Italian Neoclassical period of the 19th Century

Italian Neoclassical period of  the 19th Century Throughout the 19th century, Italy went through many socio-economic changes. Therefore, Italian art, architecture, and literature developed through a series of many changes during this time period. Italian Neoclassicism was the last Italian-born style, after the Renaissance and Baroque, to Spread to all Western art. Neoclassicism developed in opposition to the Baroque style in the mid 18th century and lasted until around 1850, or the mid 19th century. This period began during the rediscovery of Pompeii and spread throughout Europe as a generation of art consisting of Greco-Roman artist’s ideas.

 It was originally centered in Rome with active painters such as Canaletto and Pannini, who worked in the Vedute style; a highly detailed, unusually large-scale painting, often of a cityscape. The painters of Vedute were also referred to as Vedutisti. Giovanni Antonio Canal, better known as Canaletto, was an Italian painter from Venice. In his printmaking, he used the etching technique. Meanwhile, from 1746-1756, he worked in England where he was highly successful due to King George III’s interest in his works. Canaletto’s early works remain his most coveted and, according to many authorities, his best. One of his early pieces is (insert photo of  The Stonemason’s Yard (c. 1725, the National Gallery, London), which shows the working area of a city.

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Later in his life, Canaletto painted scenes of canals of Venice. He dies in April of 1768 at the age of 70, however, because he painted large-scale landscapes, using innovative atmospheric effects and vibrant colors; true to those of the real-life colors of the buildings and scenery in his paintings, this made his works leave a long-lasting legacy and said to have anticipated Impressionism. Another early Vedute painter was Giovanni Paolo Panini, also known as just Pannini. Born in June of 1691, this Italian painter and architect worked in Rome, in which he took a particular interest in the city’s antiques throughout his life. Some of his most famous works were the interior of the Pantheon (insert photo of the interior of the Pantheon, Rome), a portrait of Pope Benedict XIV, and his many paintings of early 18th century Italian architecture.

His artistic style left a legacy, later influencing other future Vedutisti.In addition to art, Classicist literature had a great impact on the Risorgimento movement, also known as Italian unification. The main figures of the period included Vittorio Alfieri, a dramatist, and poet, considered the “founder of Italian tragedy”, Giuseppe Parini, an Enlightenment satirist and poet, and many others who were also influenced by the French Enlightenment and German Romanticism. Just like in other parts of Europe, Italian Neoclassical art was mainly based on the principles of Ancient Roman and Ancient Greek art and architecture, but also by the Italian Renaissance architecture. Classicism and Neoclassicism in Italian art and architecture developed during the Italian Renaissance, with great influence from the writings of Leon Alberti and the Brunelleschi. In Neoclassical art, the emphasis was placed on symmetry, proportion, geometry, and regularity.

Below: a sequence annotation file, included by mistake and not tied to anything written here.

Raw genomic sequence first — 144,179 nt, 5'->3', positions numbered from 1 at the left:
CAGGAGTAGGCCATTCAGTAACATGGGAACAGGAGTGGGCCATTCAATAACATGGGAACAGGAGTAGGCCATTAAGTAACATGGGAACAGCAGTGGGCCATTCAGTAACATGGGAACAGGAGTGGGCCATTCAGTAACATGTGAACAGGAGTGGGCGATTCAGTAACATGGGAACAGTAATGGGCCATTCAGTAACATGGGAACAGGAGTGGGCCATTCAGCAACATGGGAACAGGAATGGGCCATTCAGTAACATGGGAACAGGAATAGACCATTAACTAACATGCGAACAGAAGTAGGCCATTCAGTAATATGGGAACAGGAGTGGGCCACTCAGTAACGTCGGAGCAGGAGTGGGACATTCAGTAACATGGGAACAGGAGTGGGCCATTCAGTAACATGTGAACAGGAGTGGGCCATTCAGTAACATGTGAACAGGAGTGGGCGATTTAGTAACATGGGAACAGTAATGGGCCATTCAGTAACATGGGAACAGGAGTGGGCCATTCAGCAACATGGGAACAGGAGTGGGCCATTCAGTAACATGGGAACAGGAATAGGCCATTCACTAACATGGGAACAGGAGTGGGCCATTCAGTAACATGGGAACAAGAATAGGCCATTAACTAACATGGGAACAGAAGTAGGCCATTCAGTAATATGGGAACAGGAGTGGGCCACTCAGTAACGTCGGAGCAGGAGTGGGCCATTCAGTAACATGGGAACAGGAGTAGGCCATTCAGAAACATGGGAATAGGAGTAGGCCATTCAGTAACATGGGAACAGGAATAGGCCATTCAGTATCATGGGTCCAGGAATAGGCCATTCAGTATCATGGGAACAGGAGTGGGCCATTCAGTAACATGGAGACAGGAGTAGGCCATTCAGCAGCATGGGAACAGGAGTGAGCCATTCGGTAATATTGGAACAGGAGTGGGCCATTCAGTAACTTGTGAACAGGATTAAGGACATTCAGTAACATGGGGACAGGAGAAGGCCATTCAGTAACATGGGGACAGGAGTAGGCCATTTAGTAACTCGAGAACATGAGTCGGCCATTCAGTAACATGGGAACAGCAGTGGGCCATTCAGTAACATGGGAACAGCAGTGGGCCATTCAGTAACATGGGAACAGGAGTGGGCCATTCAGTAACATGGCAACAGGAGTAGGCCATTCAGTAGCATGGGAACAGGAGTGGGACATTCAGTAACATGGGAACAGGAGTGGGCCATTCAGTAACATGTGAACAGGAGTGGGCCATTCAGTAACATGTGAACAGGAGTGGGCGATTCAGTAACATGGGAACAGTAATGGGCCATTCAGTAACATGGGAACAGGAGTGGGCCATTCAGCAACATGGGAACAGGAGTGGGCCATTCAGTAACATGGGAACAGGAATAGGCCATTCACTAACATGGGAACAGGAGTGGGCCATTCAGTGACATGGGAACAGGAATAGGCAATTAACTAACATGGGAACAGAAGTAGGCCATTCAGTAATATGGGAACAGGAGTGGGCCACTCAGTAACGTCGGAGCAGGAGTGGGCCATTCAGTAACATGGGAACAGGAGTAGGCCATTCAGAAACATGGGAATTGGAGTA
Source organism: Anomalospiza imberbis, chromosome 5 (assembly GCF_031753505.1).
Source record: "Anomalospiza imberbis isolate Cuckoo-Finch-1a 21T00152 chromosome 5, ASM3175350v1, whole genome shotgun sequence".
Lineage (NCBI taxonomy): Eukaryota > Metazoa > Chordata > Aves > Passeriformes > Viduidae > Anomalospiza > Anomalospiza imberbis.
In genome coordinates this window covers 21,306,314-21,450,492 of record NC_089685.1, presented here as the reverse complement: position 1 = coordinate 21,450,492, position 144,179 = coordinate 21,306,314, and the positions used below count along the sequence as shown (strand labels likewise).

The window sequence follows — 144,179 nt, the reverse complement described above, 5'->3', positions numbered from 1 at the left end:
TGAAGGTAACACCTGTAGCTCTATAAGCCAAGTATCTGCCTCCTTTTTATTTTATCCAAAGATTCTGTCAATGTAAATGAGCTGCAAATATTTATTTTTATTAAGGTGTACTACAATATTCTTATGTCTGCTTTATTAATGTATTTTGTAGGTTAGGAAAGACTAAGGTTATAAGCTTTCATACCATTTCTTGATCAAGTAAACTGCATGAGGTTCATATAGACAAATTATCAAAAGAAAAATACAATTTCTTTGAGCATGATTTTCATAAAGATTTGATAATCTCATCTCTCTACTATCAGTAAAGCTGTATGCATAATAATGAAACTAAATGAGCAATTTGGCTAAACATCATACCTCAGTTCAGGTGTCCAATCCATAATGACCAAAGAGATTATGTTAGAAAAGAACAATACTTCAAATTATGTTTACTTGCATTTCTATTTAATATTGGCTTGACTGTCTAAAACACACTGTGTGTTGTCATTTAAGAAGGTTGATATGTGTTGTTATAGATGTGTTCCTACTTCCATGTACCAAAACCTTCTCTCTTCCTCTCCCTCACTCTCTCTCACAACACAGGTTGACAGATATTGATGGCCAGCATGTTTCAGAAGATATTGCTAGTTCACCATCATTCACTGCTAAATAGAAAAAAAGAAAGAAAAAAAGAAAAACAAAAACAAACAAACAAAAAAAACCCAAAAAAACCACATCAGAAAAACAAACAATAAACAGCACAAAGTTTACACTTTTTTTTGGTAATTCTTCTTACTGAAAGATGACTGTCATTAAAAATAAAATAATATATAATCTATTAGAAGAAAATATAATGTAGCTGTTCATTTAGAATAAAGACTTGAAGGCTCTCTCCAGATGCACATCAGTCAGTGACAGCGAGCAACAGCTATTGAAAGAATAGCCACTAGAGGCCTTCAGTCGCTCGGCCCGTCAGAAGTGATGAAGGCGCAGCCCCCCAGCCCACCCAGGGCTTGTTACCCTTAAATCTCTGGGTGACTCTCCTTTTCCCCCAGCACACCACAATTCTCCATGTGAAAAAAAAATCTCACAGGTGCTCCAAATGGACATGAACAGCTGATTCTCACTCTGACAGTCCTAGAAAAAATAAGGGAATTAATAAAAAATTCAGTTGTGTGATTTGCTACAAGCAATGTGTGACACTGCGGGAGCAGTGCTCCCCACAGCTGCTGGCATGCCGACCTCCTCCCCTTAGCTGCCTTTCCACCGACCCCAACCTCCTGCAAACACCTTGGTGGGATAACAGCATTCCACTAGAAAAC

Also in architecture, orderly arrangements of columns, hemispherical domes, pilasters, and niches replaced more intricate and complex profiles of medieval buildings. This popular style rapidly spread throughout Italian cities and later to the rest of Europe. Italy also developed other artistic movements during the 19th century, like the Macchiaioli, which led to being influential for French impressionism. Also, during the 19th century, Milan surfaced as a major hub of the 1800’s Romantic art period, with one of the most famous pieces of the period, “The Kiss”, by Francesco Hayez, being held in Milan at the Brera Academy. (insert a photo of The Kiss by Francesco Hayez). The Macchiaioli were a group of Italian painters from the mountainous region of Tuscany, being active during the latter half of the 1800’s. The painters were acclaimed for their idea of painting outdoors, which was unlike what many of the Italian academies of art taught.

The Macchiaioli painted outdoors in order to properly capture nature’s organic depth of light, shades, and colors. They believed that areas of light and shadow, or “macchie” in Italian, were very important factors in their art. Later, the word macchia was commonly used by Italian artists and critics in the 19th century to describe the craftsmanship and overall quality of their artwork and whether or not it seemed to be an unplanned work or a work of art very well executed. The most notable artists of this movement were Silvestro Lega, Telemaco Signorini, and Giovanni Fattori. The movement increased from an original group of artists, many of which who were revolutionaries in the uprisings of 1848, during the Wars of Italian Unification. The artists of the Macchiaioli movement believed they should reinvigorate Italian art by repurposing the distinct structure of art that they had admired in old masters such as Caravaggio and Tintoretto.

 The Italian Neoclassical movement was very influential to surrounding continental Europe in their artist’s endeavors. This period led to French Impressionism; art with copious, thin and detailed brush strokes in their composure. Because the Neoclassical movement was the last widespread, Italian originated art style, it surely left a great impact on artist’s styles in Europe well beyond the 1800’s.


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